Dodge Introduces All-Electric Muscle
It may surprise you to be reading about the Dodge brand here on GreenCars, as it has traditionally been associated with rumbling, gas-guzzling V-8 muscle cars like the Challenger, Charger, and Magnum. But Dodge has just revealed a tantalizing glimpse of the brand’s electrified future, the fully-electric Charger Daytona SRT. The promise? It looks like a Dodge, drives like a Dodge, and most importantly, sounds like a Dodge.
Sounds Like A Muscle Car
Aren’t electric cars supposed to be silent? Dodge doesn’t think so. In fact, it makes, uh, a lot of noise about the Charger Daytona SRT’s “fatzonic chambered exhaust” – which uses an amplifier and a tuning chamber at the rear of the vehicle to create a bone-shaking 126-decibel roar that equals the 700-plus horsepower SRT Hellcat. The synthetic sound profile, which Dodge calls “dark matter,” exits from the rear of the car through big exhaust pipes – but comes with zero emissions.
Dodge has even engineered in gearshift sounds, thanks to an “eRupt” multi-speed transmission with electro-mechanical shifting. The new transmission delivers distinctive shift points, throwing shoulders into seatbacks in true Dodge style. In doing so, it sacrifices a little bit of efficiency, but adds a lot of emotion to the electric driving experience. Alongside the transmission sits a PowerShot push-to-pass feature. Activated by a button on the steering wheel, PowerShot delivers an adrenaline jolt of increased horsepower for a quick burst of acceleration.
It Charges Fast, Too
The Charger Daytona SRT isn’t just a fast-accelerating EV. It also recharges quickly, thanks to an 800-volt “Banshee” electronic architecture – similar to applications in high-performance vehicles like the Porsche Taycan. An 800-volt architecture means thinner wires and much faster charging times.
Indeed, everything about the Charger Daytona SRT is optimized for performance. It features all-wheel drive, making for amazing traction off the line –meaning that it accelerates faster than the Challenger Hellcat – as well as for improved all-weather capability.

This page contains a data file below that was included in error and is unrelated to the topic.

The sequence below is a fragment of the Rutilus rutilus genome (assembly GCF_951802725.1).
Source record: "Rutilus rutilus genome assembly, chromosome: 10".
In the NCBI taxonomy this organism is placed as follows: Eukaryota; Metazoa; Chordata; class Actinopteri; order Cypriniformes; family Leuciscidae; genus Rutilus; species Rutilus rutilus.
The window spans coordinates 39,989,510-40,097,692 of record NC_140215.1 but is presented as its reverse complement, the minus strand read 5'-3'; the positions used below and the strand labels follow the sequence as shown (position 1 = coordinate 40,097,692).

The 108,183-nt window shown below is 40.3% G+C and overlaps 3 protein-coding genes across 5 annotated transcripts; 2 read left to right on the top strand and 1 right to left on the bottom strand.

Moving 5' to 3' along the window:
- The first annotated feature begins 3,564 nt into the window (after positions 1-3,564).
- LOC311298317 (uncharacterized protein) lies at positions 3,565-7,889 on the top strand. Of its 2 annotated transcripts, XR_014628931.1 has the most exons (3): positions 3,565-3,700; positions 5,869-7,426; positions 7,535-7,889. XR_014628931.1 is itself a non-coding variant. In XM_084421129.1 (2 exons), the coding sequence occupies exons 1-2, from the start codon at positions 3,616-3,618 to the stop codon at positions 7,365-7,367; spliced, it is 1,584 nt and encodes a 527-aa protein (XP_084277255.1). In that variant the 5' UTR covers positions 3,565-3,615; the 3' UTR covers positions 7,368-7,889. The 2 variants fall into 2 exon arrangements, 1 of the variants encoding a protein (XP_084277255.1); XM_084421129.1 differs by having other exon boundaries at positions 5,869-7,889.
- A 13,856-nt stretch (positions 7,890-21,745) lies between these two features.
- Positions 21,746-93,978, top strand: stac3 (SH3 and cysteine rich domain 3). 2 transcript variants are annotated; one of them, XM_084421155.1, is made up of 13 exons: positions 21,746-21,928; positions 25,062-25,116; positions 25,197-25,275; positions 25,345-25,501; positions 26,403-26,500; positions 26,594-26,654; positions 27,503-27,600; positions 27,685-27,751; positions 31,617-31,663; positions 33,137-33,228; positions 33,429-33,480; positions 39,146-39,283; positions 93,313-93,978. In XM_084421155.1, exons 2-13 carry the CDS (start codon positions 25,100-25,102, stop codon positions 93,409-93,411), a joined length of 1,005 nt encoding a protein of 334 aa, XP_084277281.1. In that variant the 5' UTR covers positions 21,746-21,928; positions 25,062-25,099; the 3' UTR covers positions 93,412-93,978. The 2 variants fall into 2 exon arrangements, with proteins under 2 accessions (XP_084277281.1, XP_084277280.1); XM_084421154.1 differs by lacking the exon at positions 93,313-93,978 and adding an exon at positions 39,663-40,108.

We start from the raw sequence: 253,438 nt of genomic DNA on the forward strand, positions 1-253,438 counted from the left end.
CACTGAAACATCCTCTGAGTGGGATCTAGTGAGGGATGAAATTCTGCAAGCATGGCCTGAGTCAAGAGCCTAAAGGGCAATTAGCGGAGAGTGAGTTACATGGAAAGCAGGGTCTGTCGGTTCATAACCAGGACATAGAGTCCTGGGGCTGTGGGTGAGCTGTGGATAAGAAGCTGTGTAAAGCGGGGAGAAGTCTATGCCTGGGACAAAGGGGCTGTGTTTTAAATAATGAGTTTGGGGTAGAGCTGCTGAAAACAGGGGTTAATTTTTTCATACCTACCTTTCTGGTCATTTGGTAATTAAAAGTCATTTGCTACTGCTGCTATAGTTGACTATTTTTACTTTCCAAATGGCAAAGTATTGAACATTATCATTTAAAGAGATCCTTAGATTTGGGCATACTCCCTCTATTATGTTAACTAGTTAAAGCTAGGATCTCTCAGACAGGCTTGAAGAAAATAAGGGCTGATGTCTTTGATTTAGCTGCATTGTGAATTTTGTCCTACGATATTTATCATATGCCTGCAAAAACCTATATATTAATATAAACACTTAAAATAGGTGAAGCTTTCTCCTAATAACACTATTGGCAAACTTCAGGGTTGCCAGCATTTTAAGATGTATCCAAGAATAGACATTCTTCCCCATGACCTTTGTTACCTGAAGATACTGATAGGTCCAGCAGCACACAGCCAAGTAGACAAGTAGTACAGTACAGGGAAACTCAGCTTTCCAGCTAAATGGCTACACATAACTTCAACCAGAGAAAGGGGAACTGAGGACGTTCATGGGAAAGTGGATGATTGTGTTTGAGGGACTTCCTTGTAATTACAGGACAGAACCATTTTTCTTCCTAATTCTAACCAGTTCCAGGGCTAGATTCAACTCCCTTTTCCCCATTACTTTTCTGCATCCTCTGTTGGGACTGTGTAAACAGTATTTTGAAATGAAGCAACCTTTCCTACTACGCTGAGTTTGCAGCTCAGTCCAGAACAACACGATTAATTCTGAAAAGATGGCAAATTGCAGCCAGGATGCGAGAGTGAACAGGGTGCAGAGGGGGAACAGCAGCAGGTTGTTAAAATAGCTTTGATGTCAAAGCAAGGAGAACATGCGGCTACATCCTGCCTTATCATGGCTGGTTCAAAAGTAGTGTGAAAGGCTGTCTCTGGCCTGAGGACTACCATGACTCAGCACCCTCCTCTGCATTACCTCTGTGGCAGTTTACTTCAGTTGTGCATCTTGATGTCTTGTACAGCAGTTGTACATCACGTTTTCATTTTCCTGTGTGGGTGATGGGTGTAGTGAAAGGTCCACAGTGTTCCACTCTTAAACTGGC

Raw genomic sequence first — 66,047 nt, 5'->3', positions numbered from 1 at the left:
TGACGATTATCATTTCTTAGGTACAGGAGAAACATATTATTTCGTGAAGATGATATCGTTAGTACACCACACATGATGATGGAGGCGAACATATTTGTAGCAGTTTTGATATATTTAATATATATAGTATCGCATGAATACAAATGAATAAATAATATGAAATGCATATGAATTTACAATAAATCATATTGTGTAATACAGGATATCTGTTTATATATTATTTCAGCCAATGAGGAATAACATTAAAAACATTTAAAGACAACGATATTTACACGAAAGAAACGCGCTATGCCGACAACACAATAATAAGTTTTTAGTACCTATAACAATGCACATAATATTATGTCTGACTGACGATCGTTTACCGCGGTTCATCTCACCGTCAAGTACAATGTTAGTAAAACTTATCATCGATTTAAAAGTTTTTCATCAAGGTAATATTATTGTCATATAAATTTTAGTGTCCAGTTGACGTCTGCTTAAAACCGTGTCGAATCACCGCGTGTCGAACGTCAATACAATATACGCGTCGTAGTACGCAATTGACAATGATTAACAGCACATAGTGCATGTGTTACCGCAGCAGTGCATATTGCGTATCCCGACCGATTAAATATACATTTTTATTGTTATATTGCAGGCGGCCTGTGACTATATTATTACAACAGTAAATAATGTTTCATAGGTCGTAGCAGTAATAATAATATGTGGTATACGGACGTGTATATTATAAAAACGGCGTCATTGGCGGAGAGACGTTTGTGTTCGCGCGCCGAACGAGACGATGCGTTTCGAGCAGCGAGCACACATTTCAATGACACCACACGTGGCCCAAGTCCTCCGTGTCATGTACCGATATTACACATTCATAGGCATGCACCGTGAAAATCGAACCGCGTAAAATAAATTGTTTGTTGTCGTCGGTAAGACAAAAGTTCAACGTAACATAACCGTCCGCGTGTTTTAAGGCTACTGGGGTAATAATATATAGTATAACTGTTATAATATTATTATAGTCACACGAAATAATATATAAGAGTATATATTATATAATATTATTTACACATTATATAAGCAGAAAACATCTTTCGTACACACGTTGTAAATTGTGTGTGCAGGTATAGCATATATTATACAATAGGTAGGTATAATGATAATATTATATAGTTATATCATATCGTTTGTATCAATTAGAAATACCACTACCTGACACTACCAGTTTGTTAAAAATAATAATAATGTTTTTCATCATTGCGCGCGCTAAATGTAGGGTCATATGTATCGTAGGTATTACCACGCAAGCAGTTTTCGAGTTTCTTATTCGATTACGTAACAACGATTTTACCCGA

A simple one-button press on the steering wheel lets the driver pick from Auto, Sport, Track and Drag modes, instantly changing the driving dynamics, instrument cluster information, heads-up display content, performance sound and interior lighting features of the vehicle.
Combining the Best of Old and New
The Charger Daytona SRT combines elements of BEVs while also nodding to Dodge’s muscle car past. Up front, an “R-Wing” is a homage to the original Charger Daytona design; it allows air to flow through the front opening, enhancing downforce, while still giving the appearance of a front grille. The car is long, wide, and confident, without excess decoration — the headlights almost disappear, hidden underneath the R-Wing and integrated seamlessly into the aerodynamic surface. Flush door handles continue the minimalist design, while brushed aluminum “screaming” Banshee fender badges announce the new propulsion system that drives the concept.
Inside, the Charger Daytona SRT is modern, lightweight and athletic, providing a driver-centric cockpit with all essentials cohesively packaged. It has a 12.3-inch center screen, and a 16-inch curved instrument cluster and an 8-by-3-inch heads-up display.
Not Yet for Prime Time
While the Charger Daytona SRT is just a concept car for now, it is a powerful statement of intent from America’s muscle car brand. In the race to be faster, quicker and more powerful, Dodge is turning the page to a new chapter. Its first-ever electric car isn’t called the Charger Daytona SRT by coincidence — like the famed Charger Daytona model that was the first vehicle to break 200 mph on a NASCAR track in 1970, the Charger Daytona SRT truly packs a performance punch. We can’t wait to see it on the move!